Monday, October 14, 2019 will be a federal holiday in the District of Columbia. This means the USPTO will be closed. This means that any action that would be due at the USPTO on October 14 will be timely if it is done by Tuesday, October 15, 2019.
USPTO published a Notice of Proposed Rulemaking some months ago, proposing to hit the filer with a $400 if the filer files a patent application in a format other than Microsoft Word word processor format. (USPTO says “DOCX” but realistically the only way a filer can get USPTO’s system to work accurately is to generate the word processor file with Microsoft Word, and even then, only with Microsoft Word for Windows, in a very recent version of the software.)
I published two comments (here and here) explaining some of the reasons why I feel the USPTO got it wrong on this. And I joined seventy-two other patent practitioners in signing a comment that explored in quite some detail some of the things that USPTO got wrong on this.
I imagine most of us nowadays have started at least trying to e-file in DOCX, just to try to find out how bad it is so that we can get ready for how bad it will be when USPTO starts charging the $400 penalty. And recently I realized that there is a very interesting fact pattern that I am quite confident that no one at the USPTO thought about at all when it promulgated this Rule — the fact pattern where the initial filing is in a non-English language. Continue reading
On October 2, 2019, Samoa deposited the Instrument of Accession to the Patent Cooperation Treaty with the International Bureau of WIPO. This means that the PCT will come into force for Samoa on January 2, 2020.
This brings to 153 the number of member States for the PCT.
Samoa already belongs to Madrid Protocol. Samoa has joined the Hague Agreement at the same time as the PCT. So on January 2, 2020 Samoa will achieve the trifecta for international filing mechanisms.
The two-letter code for Samoa is “WS”.
Every now and then we receive a notice like this after paying an Issue Fee. It is a Notice to File Corrected Application Papers (“NTFCAP”), and it tells us that our case will go abandoned if we fail to hand in a Substitute Specification, identical to what is already in the file except that it has to have page numbers added. Continue reading
USPTO says that if you check this box, the second authentication factor will not be not needed during signin for the next 24 hours.
This is, of course, false. Or more accurately, it is almost always false. The check box does occasionally save the USPTO customer from having to carry out two-factor authentication when logging in to a USPTO system. But usually it does not work. Continue reading
There is a very helpful listserv (email discussion group) for US patent practitioners. it is called the EFS-Web listserv, originally created to help US practitioners survive the problems in the initial launch by the USPTO of the EFS-Web system. The charter of the listserv has now broadened to encompass US patent prosecution practice generally. Here’s a question that one loyal listserv member posted today:
I just had a case transferred in that was filed with a PPH request in the US, based on a PCT written opinion. I haven’t used PPH before, so don’t have much experience.
There is a pending office action, in which the Examiner found some art in the US that wasn’t in the original search report, and I think our best way forward is to amend the claims.
PPH requests appear to require that all claim amendments be within the scope of the claims held allowable in the PCT application.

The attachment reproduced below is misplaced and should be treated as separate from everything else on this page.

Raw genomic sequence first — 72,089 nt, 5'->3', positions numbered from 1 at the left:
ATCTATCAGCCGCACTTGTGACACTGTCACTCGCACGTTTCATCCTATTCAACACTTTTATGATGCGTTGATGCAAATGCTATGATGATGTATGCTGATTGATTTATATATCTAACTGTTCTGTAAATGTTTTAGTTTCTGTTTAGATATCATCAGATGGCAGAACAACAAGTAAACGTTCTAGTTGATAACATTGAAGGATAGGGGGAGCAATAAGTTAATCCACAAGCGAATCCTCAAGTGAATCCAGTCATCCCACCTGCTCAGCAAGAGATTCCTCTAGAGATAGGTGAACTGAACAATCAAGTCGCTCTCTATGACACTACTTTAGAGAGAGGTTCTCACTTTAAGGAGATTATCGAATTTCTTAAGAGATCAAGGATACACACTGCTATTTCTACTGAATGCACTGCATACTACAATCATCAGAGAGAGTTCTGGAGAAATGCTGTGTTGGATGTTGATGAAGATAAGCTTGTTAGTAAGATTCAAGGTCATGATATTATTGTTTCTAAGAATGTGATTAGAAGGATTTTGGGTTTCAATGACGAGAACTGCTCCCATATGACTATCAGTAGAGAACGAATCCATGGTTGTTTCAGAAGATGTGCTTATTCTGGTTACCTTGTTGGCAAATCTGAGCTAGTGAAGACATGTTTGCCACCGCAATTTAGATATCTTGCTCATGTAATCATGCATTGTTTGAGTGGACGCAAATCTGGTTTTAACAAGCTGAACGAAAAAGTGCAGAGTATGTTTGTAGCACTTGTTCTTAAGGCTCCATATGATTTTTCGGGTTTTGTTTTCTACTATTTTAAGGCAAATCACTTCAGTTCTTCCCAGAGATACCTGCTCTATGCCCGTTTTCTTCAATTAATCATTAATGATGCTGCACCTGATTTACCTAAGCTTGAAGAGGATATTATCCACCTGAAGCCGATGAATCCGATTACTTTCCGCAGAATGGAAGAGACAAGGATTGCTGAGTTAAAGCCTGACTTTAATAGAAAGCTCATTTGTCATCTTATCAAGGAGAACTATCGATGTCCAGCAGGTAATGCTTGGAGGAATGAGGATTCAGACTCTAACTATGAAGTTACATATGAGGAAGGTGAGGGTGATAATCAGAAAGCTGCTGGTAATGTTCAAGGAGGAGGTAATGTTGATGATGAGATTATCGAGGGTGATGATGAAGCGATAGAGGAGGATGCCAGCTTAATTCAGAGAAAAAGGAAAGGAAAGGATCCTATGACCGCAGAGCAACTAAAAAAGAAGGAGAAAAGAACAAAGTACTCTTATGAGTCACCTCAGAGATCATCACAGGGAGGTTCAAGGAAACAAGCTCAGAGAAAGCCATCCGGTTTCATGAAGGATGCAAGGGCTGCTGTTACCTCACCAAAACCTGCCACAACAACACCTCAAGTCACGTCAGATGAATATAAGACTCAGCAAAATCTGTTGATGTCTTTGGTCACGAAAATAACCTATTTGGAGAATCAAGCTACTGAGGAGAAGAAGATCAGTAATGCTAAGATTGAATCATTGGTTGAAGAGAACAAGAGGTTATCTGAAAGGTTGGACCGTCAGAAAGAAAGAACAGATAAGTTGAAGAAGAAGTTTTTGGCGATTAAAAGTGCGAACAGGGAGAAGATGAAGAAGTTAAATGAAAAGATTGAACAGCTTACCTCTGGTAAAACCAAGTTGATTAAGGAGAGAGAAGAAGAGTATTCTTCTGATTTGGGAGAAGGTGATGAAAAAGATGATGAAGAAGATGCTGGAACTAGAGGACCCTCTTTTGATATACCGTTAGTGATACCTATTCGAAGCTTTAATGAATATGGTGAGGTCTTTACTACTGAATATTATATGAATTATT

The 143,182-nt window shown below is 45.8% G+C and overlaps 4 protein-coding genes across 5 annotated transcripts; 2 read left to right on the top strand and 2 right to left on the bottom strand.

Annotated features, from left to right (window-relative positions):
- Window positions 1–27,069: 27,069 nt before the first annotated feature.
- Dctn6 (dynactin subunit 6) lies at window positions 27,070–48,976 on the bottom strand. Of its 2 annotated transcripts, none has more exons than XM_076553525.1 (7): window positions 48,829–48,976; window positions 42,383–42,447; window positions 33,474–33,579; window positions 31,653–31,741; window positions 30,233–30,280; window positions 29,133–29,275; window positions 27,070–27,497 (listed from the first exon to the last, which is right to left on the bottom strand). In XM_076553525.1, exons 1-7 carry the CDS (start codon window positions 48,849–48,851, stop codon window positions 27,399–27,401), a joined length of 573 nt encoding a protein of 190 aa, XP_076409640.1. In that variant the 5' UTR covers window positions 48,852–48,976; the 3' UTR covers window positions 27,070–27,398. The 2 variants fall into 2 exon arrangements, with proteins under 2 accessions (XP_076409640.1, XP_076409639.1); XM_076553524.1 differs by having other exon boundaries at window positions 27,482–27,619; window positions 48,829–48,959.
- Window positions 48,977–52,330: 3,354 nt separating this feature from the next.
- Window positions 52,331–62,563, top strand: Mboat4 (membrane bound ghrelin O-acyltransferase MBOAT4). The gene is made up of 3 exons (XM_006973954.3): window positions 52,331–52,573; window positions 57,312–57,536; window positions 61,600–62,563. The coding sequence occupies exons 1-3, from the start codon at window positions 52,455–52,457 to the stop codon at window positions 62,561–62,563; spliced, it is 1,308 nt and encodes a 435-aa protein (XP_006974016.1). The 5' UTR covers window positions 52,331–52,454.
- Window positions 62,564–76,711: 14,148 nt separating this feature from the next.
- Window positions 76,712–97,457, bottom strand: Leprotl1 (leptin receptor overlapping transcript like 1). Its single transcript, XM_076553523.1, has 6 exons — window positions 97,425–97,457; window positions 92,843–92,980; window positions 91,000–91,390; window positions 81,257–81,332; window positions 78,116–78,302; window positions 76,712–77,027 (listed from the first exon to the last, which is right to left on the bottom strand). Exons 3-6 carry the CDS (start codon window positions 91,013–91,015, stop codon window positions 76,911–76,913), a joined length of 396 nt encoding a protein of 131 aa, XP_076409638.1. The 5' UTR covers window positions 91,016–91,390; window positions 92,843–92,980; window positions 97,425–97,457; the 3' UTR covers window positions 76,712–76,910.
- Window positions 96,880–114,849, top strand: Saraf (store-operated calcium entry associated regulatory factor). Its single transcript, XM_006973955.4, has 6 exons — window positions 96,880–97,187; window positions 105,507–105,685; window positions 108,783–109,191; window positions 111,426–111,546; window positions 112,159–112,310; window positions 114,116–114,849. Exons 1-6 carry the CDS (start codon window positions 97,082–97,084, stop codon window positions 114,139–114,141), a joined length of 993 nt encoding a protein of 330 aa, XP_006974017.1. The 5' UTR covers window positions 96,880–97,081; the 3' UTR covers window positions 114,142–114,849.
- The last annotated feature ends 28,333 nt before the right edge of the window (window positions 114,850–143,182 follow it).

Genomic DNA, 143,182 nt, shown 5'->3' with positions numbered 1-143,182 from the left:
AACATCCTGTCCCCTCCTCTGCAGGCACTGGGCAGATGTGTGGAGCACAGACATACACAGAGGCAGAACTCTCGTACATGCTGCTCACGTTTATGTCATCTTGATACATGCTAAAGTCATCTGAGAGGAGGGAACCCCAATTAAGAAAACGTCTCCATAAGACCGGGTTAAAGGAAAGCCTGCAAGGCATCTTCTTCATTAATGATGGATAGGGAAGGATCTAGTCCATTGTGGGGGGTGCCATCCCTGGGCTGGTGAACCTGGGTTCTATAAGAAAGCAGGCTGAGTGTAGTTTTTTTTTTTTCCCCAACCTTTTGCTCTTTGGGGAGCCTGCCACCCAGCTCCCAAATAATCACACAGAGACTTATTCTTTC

What’s the procedure if I am going to add a claim limitation that’s not in the original claim set?
Here’s what I answered. Continue reading
Right on schedule, the National Institute of Industrial Property of Argentina (“INPI-AR”) has indeed today joined the DAS system. INPI-AR is now operating as an Accessing Office in DAS with respect to patents and utility models and industrial designs. Here is an excerpt from an exemplary Certificate of Availability from DAS showing availability of a design application:
Readers will recall that I blogged about this on August 19, 2019.
This welcome development brings the number of participating DAS Offices as of October 1, 2019 to twenty-four.
About forty-six comments have been filed in response to USPTO’s recent notice of proposed rulemaking regarding patent fees. One of the comments is filed by “Seventy-three patent practitioners”. Here is the opening paragraph of their letter:
We write as patent practitioners to comment on a Notice of Proposed Rulemaking (NPRM), Setting and Adjusting Patent Fees During Fiscal Year 2020. The signatories are members of several email listserv groups, a community of patent practitioners. The signatories taken together filed about 20,000 patent applications at the PTO during the past ten years, and paid about $50 million in fees to the PTO in the past ten years.
I am honored to be among the signers of that letter.
On a quick skim, it appears that every comment to this NPRM (including the comment cited above) that touches in any way on the non-DOCX surcharge is critical of USPTO’s effort to try to force applicants to file patent applications in DOCX format through imposition of a $400 penalty for failure to do so.
In future blog articles I will try to excerpt and summarize some of the views expressed in the comments.
I am fascinated to see the following information on the DAS page of the WIPO web site:
What this says is that starting on March 2, 2020 (a mere five months from now), the RO/AR will be a Depositing Office for the WIPO DAS system. What is interesting about this is that for RO/AR to be a Depositing Office, the RO/AR would have to exist by March 2, 2020. And for RO/AR to exist, Argentina would have to join the PCT by March 2, 2020. So I guess the DAS people at WIPO know something that I don’t about Argentina’s plans to join the PCT.